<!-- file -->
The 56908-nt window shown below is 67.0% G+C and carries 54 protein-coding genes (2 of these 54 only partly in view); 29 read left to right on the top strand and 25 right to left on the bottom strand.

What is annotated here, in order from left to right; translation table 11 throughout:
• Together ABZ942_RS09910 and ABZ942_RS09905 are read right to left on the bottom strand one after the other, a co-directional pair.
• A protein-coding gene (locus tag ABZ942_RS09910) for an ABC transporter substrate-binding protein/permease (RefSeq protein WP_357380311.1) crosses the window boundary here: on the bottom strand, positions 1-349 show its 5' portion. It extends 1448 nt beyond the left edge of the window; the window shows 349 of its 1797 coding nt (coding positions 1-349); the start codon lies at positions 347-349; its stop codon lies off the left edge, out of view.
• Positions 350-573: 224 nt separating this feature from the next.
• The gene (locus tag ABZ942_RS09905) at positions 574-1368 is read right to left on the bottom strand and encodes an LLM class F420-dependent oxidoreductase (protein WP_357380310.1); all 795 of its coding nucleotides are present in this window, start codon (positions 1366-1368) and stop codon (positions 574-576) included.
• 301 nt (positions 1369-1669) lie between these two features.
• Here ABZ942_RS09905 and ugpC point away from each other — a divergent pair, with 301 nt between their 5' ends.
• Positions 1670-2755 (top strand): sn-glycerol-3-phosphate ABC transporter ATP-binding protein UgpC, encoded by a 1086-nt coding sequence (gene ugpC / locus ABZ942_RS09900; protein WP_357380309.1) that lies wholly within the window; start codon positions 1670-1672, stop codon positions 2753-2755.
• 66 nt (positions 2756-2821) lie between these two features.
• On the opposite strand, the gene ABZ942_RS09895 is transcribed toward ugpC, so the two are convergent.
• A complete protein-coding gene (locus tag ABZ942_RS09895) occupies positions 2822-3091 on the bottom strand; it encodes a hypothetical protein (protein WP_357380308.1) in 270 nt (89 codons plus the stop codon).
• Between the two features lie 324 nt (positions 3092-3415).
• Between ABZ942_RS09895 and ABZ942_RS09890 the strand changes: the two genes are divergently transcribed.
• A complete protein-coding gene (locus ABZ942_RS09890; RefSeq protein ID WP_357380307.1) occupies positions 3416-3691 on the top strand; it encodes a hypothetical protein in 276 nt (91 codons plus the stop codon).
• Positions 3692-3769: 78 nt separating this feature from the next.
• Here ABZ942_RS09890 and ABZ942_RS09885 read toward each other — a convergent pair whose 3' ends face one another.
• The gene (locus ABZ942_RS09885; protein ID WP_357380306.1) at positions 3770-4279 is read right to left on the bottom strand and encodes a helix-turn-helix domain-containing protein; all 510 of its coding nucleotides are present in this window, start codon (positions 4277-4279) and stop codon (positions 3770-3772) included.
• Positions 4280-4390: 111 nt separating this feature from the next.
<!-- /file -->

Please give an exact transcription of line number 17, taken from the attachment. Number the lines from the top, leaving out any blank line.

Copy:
• Here ABZ942_RS09890 and ABZ942_RS09885 read toward each other — a convergent pair whose 3' ends face one another.